Tom Vitale

Tom Vitale appears in the following:

Remembering Ella Fitzgerald, Who Made Great Songs Greater

Tuesday, April 25, 2017

On her 100th birthday, Tony Bennett, Cécile McLorin Salvant and others pay tribute to the woman whose voice and vivacity redefined the Great American Songbook.


Derek Walcott, Who Wrote Of Caribbean Beauty And Bondage, Dies At 87

Friday, March 17, 2017

The Nobel Prize winner celebrated his Caribbean homeland and described its brutal colonial history. "You didn't make yourself a poet," he said. "You entered a situation in which there was poetry."


New York's East Village Ushers In New Year With Feast Of Language

Monday, January 02, 2017

The Poetry Project celebrates its 50th year of supporting contemporary poets. For the 43rd time, it held a marathon poetry reading on New Year's Day at St. Mark's Church-In-The Bowery.


Once The Stuff Of Jazz Legend, 1930s Recordings Are Finally Out

Thursday, December 08, 2016

In 2010, the acquisition of William Savory's legendary collection of almost 1,000 live recordings had jazz fans salivating. Now, 40 restored tracks from the Savory archives are available on iTunes.


At 75, Chick Corea Still Has That Magic Touch

Sunday, November 13, 2016

The jazz pianist and composer's career has been defined by creative collaborations — and he hasn't stopped. He's celebrating his 75th birthday with a marathon of performances.


Why It Took 'Forrest Gump' Author Nearly 20 Years To Write A New Novel

Monday, October 03, 2016

After Forrest Gump became a best-seller, Winston Groom says he ran out of good ideas for novels — until now. His new book, El Paso, is set during the Mexican Revolution.


Kronos Quartet Wants To Give You Free Music — And Teach You How To Play It

Saturday, June 04, 2016

The Quartet's Fifty for the Future project will commission 50 pieces by as many composers. Then the scores and instructional videos will be free online.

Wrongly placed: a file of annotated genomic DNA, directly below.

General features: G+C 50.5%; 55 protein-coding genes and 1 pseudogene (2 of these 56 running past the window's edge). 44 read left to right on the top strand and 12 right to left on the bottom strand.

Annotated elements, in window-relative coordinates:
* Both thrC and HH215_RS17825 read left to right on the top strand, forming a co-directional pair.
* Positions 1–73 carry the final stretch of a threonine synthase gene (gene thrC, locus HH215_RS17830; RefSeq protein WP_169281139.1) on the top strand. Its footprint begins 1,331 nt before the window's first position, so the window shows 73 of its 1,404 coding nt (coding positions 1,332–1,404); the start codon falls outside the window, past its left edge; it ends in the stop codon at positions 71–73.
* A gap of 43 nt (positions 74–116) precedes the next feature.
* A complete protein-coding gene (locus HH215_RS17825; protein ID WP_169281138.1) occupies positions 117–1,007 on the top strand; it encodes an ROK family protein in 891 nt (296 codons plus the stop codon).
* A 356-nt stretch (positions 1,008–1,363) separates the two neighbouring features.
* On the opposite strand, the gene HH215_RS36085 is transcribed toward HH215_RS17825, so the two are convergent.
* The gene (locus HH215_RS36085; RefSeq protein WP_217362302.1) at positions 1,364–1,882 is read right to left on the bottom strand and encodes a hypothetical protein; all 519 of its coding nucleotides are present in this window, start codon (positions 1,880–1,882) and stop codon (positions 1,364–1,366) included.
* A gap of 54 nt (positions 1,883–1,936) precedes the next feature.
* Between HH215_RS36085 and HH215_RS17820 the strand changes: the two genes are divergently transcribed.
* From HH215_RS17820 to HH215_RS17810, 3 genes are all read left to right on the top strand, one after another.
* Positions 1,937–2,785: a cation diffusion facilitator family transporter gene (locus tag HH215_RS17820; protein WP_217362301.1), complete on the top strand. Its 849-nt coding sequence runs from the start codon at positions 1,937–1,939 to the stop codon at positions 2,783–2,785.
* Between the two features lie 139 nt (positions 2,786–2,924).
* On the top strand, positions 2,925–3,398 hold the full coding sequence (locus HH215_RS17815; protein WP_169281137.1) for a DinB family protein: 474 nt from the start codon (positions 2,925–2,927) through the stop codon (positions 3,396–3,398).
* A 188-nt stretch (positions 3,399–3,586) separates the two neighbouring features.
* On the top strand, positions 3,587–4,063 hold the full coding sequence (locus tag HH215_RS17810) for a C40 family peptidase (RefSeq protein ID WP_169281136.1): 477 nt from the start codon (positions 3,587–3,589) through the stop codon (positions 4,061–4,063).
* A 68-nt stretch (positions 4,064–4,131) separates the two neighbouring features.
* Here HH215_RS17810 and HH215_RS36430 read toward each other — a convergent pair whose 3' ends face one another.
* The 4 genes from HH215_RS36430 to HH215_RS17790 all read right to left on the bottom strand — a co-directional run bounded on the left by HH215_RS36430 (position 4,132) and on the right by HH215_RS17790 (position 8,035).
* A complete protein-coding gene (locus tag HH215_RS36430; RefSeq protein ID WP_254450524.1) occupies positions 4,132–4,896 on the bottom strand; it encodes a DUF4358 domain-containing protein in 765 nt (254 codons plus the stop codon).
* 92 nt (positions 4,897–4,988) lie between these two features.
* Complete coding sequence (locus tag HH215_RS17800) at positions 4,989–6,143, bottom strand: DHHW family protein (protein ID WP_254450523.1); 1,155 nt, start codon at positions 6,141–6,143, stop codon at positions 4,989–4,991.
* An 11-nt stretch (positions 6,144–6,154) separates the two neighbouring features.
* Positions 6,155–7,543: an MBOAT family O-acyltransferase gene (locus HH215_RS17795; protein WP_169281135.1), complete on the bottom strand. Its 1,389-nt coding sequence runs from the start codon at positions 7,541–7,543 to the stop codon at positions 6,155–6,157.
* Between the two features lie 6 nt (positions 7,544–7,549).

Jim Harrison, 'Legends Of The Fall' Author, Dies At 78

Sunday, March 27, 2016

The author — who wrote more than three dozen books, including the novels Dalva and True North and many collections of poetry — found freedom in the outdoors. He died Saturday in Patagonia, Ariz.


The Erroll Garner Jazz Project Restores A 'Profound Cultural Gift'

Sunday, March 27, 2016

"We came together to invigorate Erroll's musical legacy," says Susan Rosenberg, who inherited Garner's archive. The project will release unheard material from the pianist and composer.


The Musical That Ushered In The Jazz Age Gets Its Own Musical

Saturday, March 19, 2016

Shuffle Along, Or, The Making of the Musical Sensation of 1921 and All That Followed tells the story of an overlooked smash hit created and performed by African-Americans.


Remembering Pat Conroy, A Master Who Used His Tortured Life To Tell Stories

Saturday, March 05, 2016

The best-selling author of The Prince of Tides died Friday evening at the age of 70. At his death he was concluding work on his latest book, Aquarius.


Toshiko Akiyoshi's Jazz Orchestra Brought The Club To Concert Halls